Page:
The fantastic force of Star Wars is back in our collective awareness in a really big way—like it or not. After Disney purchased the film rights from George Lucas in 2013—along with his legendary special FX company ILM—the house of mouse fast tracked new movies and various spin-offs. As genre fans now fully absorb the respected saga’s new characters and ramifications and try to embrace The Force Awakens, the newest chapter to the Lucas sci-fi universe, old questions and observations on the pop-culture saga emerge. Why is this multi-billion dollar global franchise so preoccupied with family dysfunction? Does Luke Skywalker have more in common with Luke from General Hospital? As Rogue One looms on the horizon, can we expect more of the same?
When Tony Soprano sat down on his psychiatrist’s couch, it was a television and pop cultural milestone. Here was a big time gangster—the epitome of toughness and criminally cultured masculinity—airing out his dirty laundry, childhood fears, and insecurities to a shrink. Talk about shifting societal norms. HBO’s The Sopranos changed the landscape for Hollywood tough guys. Jimmy Cagney, Humphrey Bogart, Marlon Brando, or Al Pacino getting psych advice in front of millions? James Gandolfini pioneered Tony Soprano into a figure which allowed many to think: “Going to a therapist is no shame.”
Sci-fi TV, like any category of entertainment, sees an ebb and flow in its popularity and supply. These days it is back in a big way, and not just on cable outlet SyFy— it's coming on strong in the streaming arena. Netflix changed the game in Hollywood in distribution, and now it's competing with the big production studios to offer up some of the best original content around. Shows such as Orange Is The New Black and Grace And Frankie are great drama/comedies, but Netflix isn't leaving out nor forgetting its genre loving fans or geek squads. Stranger Things is one of the hottest new TV shows in years. You won't find it on broadcast or cable. Jessica Jones, Sense8, Black Mirror and Stranger Things are all original and exclusive to Netflix, and cable outlets like SyFy are now encouraged to make more stimulating science fiction for fans.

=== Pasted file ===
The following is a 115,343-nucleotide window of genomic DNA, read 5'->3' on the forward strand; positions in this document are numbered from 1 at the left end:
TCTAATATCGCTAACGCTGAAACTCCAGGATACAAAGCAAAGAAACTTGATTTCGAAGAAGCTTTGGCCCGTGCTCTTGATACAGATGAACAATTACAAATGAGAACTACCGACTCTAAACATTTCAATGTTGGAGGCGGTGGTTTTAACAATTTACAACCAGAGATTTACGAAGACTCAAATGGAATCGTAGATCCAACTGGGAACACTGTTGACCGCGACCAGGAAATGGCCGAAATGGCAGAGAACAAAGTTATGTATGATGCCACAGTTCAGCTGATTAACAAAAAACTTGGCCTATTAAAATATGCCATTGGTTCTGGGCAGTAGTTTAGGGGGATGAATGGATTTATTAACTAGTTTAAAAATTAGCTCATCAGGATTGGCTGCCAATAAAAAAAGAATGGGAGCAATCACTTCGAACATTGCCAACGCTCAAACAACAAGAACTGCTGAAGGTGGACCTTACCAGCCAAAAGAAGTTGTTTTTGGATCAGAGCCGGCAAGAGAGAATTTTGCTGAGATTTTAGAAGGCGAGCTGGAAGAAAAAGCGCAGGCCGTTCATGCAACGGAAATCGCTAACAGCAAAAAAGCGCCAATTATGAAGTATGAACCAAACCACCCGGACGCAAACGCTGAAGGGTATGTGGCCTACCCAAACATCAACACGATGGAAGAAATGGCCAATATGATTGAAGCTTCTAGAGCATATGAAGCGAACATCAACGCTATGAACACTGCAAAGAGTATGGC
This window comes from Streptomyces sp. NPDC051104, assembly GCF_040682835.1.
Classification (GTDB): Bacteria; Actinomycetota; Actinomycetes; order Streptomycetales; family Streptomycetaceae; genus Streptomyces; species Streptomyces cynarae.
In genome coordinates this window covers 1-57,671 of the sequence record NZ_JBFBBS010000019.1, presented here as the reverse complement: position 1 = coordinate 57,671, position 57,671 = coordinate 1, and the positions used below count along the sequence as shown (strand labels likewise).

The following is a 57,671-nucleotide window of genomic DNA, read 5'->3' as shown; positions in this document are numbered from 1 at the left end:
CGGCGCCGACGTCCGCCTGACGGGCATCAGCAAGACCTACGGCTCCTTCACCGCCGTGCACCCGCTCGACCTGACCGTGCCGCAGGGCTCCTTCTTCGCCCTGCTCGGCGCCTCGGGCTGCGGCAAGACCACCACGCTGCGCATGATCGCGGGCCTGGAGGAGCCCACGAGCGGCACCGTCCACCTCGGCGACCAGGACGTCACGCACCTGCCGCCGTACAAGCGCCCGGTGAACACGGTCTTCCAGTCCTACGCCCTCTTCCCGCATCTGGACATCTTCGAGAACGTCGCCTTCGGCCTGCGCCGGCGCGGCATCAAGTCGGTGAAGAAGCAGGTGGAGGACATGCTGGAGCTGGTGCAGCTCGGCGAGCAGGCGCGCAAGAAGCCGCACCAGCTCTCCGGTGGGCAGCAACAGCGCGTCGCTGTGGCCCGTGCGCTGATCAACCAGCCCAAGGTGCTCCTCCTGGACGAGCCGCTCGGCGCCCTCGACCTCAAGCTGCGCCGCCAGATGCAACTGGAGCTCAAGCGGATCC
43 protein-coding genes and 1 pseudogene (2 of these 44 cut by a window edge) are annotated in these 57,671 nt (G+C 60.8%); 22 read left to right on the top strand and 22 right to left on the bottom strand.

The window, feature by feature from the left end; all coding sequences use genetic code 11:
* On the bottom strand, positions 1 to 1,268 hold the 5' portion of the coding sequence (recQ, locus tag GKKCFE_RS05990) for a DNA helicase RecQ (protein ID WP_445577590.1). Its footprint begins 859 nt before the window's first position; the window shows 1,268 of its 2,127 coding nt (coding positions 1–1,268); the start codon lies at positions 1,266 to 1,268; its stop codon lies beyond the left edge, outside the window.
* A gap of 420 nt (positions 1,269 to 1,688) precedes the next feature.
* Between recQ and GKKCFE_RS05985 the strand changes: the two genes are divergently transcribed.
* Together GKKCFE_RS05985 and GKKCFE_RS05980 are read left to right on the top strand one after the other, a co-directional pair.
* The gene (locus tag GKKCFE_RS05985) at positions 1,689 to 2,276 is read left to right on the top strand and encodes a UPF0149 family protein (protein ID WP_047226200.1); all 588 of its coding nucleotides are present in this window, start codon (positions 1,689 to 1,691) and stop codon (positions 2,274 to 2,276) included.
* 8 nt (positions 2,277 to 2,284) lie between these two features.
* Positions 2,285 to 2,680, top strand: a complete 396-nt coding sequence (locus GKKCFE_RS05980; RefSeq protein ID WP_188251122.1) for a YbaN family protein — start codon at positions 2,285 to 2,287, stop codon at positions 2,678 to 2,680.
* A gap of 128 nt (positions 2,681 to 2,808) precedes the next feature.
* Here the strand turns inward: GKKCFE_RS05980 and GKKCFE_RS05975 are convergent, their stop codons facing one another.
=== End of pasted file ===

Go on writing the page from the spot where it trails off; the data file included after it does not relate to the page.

For the proud accomplishment of lasting half a century, a 50th anniversary is golden. It deserves a celebratory toast for any species in any part of the galaxy, and in the latest Trek film, fans get a fun tip of the glass after a fashion. Early on in Star Trek: Beyond, director Justin Lin’s action packed entry in Paramount Pictures feature film franchise, Captain Kirk (Chris Pine) and Bones (Karl Urban) share a rare quiet moment by drinking together in Enterprise’s officer’s lounge. The two friends and Starfleet officers take the time to down a little Saurian Brandy—an alien drink all too familiar to fans from way back in the day of the start of the original series.
Is sci-fi about going forward boldly into the future or reminiscing and reliving the past? Certainly, with time travel preoccupying science fiction as both an awesome gadget, concept, and plot device, the beauty is you can do both timelines at the touch of a blinking button or the roar of warp drive. However, as a purely solid and compelling narrative—is it better to keep reaching for the mysterious future or revisiting the well trod past?
“I believe there is something out there watching us. Unfortunately, it's the government.” - Woody Allen